The sound park should be built with the receptor in mind. It should be designed backwards from the human capabilities for hearing.  This extraordinary sophisticated range and depth of hearing evolved over millenia, and was adapted perfectly for the needs of hunter gatherer times. It evolved to operate with extremely low noise floor threshold, to determine location within 1-3, to diferentiate a million levels of loudness from just above the sound of the atom, to just below the atom bomb. Human ears can detect the direction and type of feathers on a flying bird at the distance of 500m and tell the size and shape of a space in total darkness.

However all these capabilities dissappear in the 80dB chaotic environment of a city with its out of control noise floor, its stray emergency startle response signals, and its total lack of planning for the human hearing system.

In the design of a sound park which will communicate especially to the ears of the visitors care must be taken at all times to provide a listening environment which enhances human abilities and receptivity to acoustical events at all levels.

Therefore each element introduced to the site, both practical and artistic, must be tested for not only its intended sound, but for its unintended ones.

For instance, if lights are introduced, they must not buzz. They must make light without making sound. If there are soda machines, they can keep the soda cool, but will not be allowed to set up a sickening de-tuned drone that overwhelms other sounds, as commonly happens. Loud buzzes of air conditioners, electrical systems, conveyor belts, elevators, air handoing, disc drives, fans of all kinds, motors of all kinds must be treated with the same care.You get the picture, the entire environment must be sound designed.

If this is not done, then we loose the lower 50% of the visitors hearing, because a uncontrolled noise floor is allowed to accidentally wipe it out, and this is the most sensitive part of the human hearing.We would loose the most sophisticated half of our sonic communication, as routinely happens in most urban soundscapes.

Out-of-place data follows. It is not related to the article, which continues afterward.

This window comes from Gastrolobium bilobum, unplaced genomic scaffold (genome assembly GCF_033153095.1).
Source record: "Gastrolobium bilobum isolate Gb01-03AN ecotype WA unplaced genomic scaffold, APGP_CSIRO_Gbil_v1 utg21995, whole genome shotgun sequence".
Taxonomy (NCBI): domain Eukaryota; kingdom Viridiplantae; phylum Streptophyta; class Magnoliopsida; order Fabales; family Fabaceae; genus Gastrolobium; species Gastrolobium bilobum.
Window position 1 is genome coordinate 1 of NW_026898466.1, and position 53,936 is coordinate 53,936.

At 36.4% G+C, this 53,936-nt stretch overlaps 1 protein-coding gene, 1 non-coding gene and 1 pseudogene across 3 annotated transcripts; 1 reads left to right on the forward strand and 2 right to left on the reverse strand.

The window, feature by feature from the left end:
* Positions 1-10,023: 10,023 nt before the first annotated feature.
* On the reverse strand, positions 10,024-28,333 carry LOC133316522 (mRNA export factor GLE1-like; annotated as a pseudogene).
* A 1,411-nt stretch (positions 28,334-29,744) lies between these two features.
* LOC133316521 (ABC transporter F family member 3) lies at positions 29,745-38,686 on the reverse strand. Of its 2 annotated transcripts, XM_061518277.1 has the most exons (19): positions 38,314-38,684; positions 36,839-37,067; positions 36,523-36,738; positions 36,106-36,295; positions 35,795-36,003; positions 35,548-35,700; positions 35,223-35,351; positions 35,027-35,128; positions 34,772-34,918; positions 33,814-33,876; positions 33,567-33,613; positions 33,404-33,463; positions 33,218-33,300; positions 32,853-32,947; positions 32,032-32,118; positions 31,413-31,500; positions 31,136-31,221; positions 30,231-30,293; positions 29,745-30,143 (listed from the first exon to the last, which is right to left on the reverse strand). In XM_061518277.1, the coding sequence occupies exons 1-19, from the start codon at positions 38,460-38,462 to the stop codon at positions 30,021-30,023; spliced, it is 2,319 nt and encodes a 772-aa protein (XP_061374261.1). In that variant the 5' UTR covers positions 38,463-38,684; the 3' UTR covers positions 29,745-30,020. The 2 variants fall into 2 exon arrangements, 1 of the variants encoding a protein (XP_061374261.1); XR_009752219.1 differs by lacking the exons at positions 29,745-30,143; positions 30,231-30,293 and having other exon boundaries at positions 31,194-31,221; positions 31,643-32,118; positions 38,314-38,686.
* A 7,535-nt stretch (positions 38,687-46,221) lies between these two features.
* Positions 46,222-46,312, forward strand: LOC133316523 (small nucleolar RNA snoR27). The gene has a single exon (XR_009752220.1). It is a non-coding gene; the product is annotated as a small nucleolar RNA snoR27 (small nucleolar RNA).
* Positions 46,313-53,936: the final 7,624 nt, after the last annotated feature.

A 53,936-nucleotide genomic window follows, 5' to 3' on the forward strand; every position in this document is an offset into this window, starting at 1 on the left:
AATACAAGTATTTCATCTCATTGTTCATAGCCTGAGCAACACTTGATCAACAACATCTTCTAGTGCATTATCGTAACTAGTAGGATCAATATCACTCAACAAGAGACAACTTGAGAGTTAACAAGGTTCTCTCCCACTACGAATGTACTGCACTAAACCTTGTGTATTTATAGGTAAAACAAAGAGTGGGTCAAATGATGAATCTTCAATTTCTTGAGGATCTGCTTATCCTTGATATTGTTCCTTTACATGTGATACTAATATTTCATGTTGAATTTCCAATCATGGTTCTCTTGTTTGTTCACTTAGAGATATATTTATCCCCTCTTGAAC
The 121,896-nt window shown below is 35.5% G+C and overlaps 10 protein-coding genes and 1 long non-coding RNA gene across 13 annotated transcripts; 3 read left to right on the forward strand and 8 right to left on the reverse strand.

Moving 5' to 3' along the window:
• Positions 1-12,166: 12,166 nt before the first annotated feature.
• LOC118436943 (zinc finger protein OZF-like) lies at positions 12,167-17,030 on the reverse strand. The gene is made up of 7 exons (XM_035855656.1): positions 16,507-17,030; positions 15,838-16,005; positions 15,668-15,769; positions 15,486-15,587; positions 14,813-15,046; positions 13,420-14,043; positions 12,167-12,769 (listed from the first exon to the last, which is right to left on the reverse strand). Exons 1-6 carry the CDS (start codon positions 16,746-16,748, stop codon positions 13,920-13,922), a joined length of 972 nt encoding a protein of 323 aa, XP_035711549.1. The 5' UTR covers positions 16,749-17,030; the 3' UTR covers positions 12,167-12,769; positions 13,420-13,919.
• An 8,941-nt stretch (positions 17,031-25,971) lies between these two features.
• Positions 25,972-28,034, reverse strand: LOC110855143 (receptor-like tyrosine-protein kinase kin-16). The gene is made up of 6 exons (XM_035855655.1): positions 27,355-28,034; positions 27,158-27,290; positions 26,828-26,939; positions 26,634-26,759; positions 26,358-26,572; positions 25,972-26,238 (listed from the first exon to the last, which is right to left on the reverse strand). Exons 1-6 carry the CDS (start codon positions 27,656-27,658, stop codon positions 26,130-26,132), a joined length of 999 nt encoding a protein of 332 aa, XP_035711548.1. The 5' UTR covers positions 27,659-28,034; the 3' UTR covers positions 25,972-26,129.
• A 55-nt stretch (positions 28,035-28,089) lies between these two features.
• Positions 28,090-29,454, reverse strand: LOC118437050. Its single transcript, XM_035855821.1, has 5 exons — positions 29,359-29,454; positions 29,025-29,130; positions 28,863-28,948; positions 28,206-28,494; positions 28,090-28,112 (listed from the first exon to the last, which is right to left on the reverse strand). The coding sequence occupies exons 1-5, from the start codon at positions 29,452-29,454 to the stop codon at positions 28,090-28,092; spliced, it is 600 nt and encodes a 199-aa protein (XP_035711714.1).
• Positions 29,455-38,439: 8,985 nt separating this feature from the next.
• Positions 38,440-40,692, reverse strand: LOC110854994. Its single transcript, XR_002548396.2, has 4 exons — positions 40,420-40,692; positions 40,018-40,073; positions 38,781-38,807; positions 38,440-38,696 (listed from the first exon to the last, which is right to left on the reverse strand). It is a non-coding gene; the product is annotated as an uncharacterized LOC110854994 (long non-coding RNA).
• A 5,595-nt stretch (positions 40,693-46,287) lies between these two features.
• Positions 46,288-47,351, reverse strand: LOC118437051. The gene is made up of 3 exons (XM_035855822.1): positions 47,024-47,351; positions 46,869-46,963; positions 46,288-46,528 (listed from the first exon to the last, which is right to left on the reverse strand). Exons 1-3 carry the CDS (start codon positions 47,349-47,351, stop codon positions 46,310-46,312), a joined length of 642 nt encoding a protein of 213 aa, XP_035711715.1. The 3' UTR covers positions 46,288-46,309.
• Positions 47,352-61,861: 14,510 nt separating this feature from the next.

Thus the physical design of this sonic obeservation environment must be created with the greatest care with a decompression chamber at the entrance. visitors will need to shed the trauma of our normally unplanned soundscapes (such as the transport in which they arrived) and enter the very unusual experience of a sonically designed environment, and allows visitors to shed the trauma of our normally unplanned environments and beging to listen.

What we typically see around us is a reflection of the visual culture. The sounds we normally hear are byproducts of this visual culture, not designed as sounds which might communicate, or enliven our sonic environment. To be in the experience where the sound is actually designed will then be a quite unique experience. Every opportunity to reinforce this shifted senual mix should be undertaken. Therefore the type of sound art which is primarily visual should be avoided as misleading. (such as using a loudspeaker in a painting as a visual object and calling it sound art). Care must also be taken to avoid misleading the senses with visual thinking which is "about sound". The experience of the sounds should be directed to the ears not the eyes, and sound itself should be thought of as the primary medium. The challenge of communication will be to strip back the ordinairy visual language, and present instead the stripping back of the ordinairy visual language and to present instead a clearly thought out alternative of sonic language.